Something to hiss about Snake World celebrates 25th anniversary
Snake World has shed its scales to expand more than once over the past few decades.
The exhibit is celebrating its 25th anniversary, and owner and operator Dale Ertel said it has grown and changed since the doors first opened on May 5, 1992. The most noticeable difference, he said, is the variety of inhabitants in the exhibit.
“I have added on three rooms since the beginning,” Ertel said. “Now, we’re getting into tropical fish, the Amazon giant fish and stuff like that. I think I’ve done pretty well at expanding and getting a larger collection.”
Melina Swetnam, who assists Ertel and provides educational tours to visitors at Snake World, said the exhibit also features a lot more non-venomous snakes and other reptiles than it did when it first opened.
“Melina takes care of the non-venomous stuff, so I’ve been able to get more of that,” Ertel said. “We also have a Berryville student, Josh Kahler, who comes out and helps us every weekend. He gets a big kick out of helping Melina feed the reptiles once a week.”
Ertel said his interest in snakes first began when he was about 10 years old.
“Before I was into snakes, I was terrified of them,” he said. “My mom stopped asking me to help in the garden, because if I ever saw a garden snake I would be bawling and wouldn’t go back.”
He said he learned to stop being afraid of snakes through the help of a university student who worked on his family’s farm during the summers.
“When I was 10-years-old, this guy would come out and work on the farm, and he’s the one who kind of got me into snakes,” Ertel said. “He was getting cobras for me by the time I was 14, against my parents’ wishes. They weren’t thrilled, but they finally learned I knew how to handle them and was doing it safely.”
He said his favorite part of running Snake World is educating people and helping them move past the fear of snakes.
“Melina will have people come in here who are so scared they’re sweating and shaking,” he said. “Before they leave, they’re handling a snake, even though they would have never done it before. It’s because of the presentation. They learn and get over the fear. That’s what makes us feel good.”
“I was scared to death when I first came here,” Swetnam said, “but I’ve been working here for six years now. I love teaching people, especially kids, about the different animals here. I’ll tell them the difference in venomous and non-venomous snakes, and kids just eat it up.”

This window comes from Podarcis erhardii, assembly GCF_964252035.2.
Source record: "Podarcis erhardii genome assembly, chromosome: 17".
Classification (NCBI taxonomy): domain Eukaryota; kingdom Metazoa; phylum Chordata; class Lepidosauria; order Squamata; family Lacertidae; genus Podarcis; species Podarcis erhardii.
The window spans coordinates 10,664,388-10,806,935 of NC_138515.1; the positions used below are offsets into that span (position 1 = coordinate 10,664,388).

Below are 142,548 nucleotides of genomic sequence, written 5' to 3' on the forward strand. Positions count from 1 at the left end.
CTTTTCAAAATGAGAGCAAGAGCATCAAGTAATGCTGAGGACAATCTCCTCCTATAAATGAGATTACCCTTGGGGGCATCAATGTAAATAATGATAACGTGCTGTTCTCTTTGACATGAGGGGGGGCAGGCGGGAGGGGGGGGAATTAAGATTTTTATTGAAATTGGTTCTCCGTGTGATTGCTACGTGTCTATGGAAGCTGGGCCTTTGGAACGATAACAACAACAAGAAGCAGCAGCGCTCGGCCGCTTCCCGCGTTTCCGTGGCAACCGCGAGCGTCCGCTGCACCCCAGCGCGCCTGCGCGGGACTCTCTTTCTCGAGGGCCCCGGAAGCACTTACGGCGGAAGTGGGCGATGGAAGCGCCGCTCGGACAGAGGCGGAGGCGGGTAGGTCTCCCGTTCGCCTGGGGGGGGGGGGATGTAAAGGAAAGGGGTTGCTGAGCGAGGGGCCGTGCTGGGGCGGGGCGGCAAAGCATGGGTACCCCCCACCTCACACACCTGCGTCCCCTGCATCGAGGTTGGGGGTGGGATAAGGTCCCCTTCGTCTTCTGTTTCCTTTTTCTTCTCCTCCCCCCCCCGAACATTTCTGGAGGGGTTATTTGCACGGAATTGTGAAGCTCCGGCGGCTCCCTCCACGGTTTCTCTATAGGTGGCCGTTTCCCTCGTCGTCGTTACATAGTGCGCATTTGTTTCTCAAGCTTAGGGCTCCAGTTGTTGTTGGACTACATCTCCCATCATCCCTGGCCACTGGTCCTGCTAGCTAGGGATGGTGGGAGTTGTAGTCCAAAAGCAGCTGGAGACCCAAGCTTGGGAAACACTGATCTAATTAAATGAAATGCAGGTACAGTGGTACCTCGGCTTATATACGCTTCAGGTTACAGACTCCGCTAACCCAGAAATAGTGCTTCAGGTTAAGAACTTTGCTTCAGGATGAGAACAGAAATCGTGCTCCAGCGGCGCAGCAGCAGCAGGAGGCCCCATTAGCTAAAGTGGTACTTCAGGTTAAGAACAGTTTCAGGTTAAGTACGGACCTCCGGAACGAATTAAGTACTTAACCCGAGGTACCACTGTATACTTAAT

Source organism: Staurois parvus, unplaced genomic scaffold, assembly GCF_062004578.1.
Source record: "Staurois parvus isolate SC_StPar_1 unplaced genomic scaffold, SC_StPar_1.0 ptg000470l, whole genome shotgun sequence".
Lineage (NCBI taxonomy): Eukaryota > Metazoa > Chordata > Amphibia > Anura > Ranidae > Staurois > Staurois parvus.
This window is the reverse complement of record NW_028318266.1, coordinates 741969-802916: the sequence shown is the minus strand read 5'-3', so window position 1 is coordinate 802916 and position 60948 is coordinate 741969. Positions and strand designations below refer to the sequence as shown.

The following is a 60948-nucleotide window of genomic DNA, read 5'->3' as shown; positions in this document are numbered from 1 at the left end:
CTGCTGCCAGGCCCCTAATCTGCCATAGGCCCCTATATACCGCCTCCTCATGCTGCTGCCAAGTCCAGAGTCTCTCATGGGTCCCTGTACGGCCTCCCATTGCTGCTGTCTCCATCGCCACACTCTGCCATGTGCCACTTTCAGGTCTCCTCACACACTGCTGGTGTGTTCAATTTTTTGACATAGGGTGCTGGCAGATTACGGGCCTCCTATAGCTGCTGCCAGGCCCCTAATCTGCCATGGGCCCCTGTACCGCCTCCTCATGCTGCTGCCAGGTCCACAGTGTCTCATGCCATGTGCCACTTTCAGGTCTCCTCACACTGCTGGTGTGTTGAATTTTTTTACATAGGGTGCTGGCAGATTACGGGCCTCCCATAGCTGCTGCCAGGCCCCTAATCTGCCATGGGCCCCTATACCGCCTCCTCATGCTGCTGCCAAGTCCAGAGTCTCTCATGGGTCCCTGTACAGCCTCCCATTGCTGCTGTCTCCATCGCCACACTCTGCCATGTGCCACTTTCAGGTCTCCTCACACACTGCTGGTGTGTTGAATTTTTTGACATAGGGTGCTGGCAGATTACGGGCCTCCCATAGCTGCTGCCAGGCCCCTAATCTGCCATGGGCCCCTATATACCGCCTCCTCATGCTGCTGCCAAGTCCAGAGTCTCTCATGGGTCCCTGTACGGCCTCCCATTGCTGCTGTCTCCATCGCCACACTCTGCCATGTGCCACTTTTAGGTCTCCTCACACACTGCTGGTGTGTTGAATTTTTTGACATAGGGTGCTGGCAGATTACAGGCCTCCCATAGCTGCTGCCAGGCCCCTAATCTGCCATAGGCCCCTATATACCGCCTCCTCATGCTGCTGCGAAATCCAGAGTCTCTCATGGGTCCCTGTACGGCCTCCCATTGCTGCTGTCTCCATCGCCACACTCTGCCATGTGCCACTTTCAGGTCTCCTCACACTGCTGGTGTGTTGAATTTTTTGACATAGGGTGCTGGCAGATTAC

Most people are raised from day one to hate snakes, Ertel said, because that’s what their parents taught them.
“We’re trying to show the positive side of snakes and get people not to be afraid of them,” he said. “That way they’re not killing them just because they see them.”
He said he and Swetnam often compare venomous snakes to raccoons or other wildlife during their presentations.
“If you see a venomous snake out in the water or on the ground, it’s not going to hurt you as long as you leave it alone, just like a raccoon,” Ertel said. “But if you mess with one, it will get defensive just like a raccoon and hurt you. That’s what we stress.”
He said Snake World has even become a sort of shelter for exotic pets people can no longer afford to keep.
“We’re getting a lot of stuff where people can’t keep them anymore, so they bring them to us,” he said. “As long as they’re small and I have room for them, it’s all right, but I can’t take any big pythons or anything like that because I don’t have the room.”
Swetnam said Snake World even got some surprising new residents recently: guinea pigs.
“This woman came up and said ‘Do you take stuff no one wants anymore?’ I said ‘Sure,’” she said. “She went out to the car, and I thought she was going to bring in a snake, but instead she brought in two guinea pigs. About a week later, I got two more.”
Ertel said he would rather people bring the pets to Snake World than release them into the wild, because many are not equipped to live in the local environment.
“A lot of these pets won’t live here,” he said. “They’re from other parts of the country where it’s not seasonal like it is here, and they wouldn’t make it. So at least people are bringing them to us. They still have a good chance of survival that way.”
Ertel said he is glad Snake World is still around and hopes to continue running the exhibit for years to come.
“It’s good to be able to last this long,” he said.
To take a guided educational tour through the world of scales, tails and fangs, visit Snake World about six miles east of Eureka Springs on Highway 62. The exhibit’s hours are 10 a.m. to 6 p.m. daily, and admission is $12 for adults and $6 for children. For more information, call 870-350-5515 or email firstname.lastname@example.org.